Saturday, August 18, 2012
50 Something: Shades of Grey
Surprisingly this is not a commentary on a certain book. Rather it is a commentary on people’s perceptions and stereotypes.
I ponder my life at 50 something while I look in the mirror at a few more shades of grey appearing in my hair and I can’t help but notice how we as a society have evolved over the years. We live in an era where medical technology, improved nutrition, access to information on health and fitness have had a profound effect on improving our quality of life enabling us to be active, longer.
In the past perhaps someone with greying hair may be considered as approaching retirement or at least winding down from full time work. However in an era where 70 may be considered as the new 50, this is not the impression we want to give if in fact we are perfectly happy pursuing our full time careers, hence the propensity to get out the dye bottle and rid ourselves of the grey.
I must admit I have struggled with the concept of going grey for this very reason. I too was guilty of using hair dye to rid myself of the shades of grey. Eventually I stopped dying my hair preferring to wear a wig, still not ready to face the world with grey hair. It was not until I had a break away from work for a brief holiday and after some soul searching, I realised that I was the one with the issue of greying hair. It was my perception of myself that I was getting too old for the job. Remarkably spending time with someone who has debilitating health issues put things into perspective for me. Once I had faced my own demons and changed my own perceptions and stereotypes I was able to change my way of thinking and be content with who I am. I have now abandoned the wig to reveal my own hair with emerging shades of grey.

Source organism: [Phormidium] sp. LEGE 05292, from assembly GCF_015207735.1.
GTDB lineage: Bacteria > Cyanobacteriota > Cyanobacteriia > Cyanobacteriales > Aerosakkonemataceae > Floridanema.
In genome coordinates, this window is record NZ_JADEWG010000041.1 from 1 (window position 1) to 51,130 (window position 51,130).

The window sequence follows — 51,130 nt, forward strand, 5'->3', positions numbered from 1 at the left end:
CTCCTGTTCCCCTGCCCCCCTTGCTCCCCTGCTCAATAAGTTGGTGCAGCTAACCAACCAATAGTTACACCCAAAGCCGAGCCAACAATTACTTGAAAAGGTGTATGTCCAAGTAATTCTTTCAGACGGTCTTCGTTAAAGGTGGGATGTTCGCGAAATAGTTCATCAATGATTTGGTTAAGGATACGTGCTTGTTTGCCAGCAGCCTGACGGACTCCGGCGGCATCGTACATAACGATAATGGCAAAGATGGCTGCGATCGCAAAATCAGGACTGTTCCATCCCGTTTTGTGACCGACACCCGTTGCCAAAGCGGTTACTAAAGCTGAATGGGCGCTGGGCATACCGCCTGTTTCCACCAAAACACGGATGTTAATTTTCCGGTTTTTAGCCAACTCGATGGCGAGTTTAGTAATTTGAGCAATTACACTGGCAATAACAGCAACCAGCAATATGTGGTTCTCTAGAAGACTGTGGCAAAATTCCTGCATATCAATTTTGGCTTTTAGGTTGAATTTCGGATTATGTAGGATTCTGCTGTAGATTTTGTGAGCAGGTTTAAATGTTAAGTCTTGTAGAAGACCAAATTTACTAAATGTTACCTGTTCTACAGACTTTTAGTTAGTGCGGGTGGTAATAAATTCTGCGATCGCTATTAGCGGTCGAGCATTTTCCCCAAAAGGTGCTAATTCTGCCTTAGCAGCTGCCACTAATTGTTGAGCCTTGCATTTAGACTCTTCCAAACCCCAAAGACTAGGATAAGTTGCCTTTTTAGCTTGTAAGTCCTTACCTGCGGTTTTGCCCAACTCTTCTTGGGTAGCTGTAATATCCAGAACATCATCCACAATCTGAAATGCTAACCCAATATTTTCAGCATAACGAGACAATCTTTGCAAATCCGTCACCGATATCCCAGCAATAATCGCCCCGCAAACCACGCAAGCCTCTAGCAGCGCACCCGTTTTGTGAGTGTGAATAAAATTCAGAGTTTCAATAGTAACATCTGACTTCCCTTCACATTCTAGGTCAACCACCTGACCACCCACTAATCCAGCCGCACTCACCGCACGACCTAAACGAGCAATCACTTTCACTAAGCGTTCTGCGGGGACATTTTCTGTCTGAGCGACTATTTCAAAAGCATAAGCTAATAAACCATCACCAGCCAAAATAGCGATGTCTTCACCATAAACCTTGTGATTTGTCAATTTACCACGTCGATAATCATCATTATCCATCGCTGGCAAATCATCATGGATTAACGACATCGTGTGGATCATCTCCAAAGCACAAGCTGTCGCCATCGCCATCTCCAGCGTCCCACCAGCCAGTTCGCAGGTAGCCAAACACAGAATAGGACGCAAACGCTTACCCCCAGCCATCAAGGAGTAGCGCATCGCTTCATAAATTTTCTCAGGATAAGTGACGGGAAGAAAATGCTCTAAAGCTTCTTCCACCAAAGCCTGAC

As we approach another International Volunteer Managers Day (IVMD), I ponder the true meaning of the day. The banners and posters on the...
As we approach National Volunteer Week my thoughts turn to volunteers and the incredible contribution that they make to society. I was ...
"People may not remember exactly what you did, or what you said, but they will always remember how you made them feel." Dr. Thom...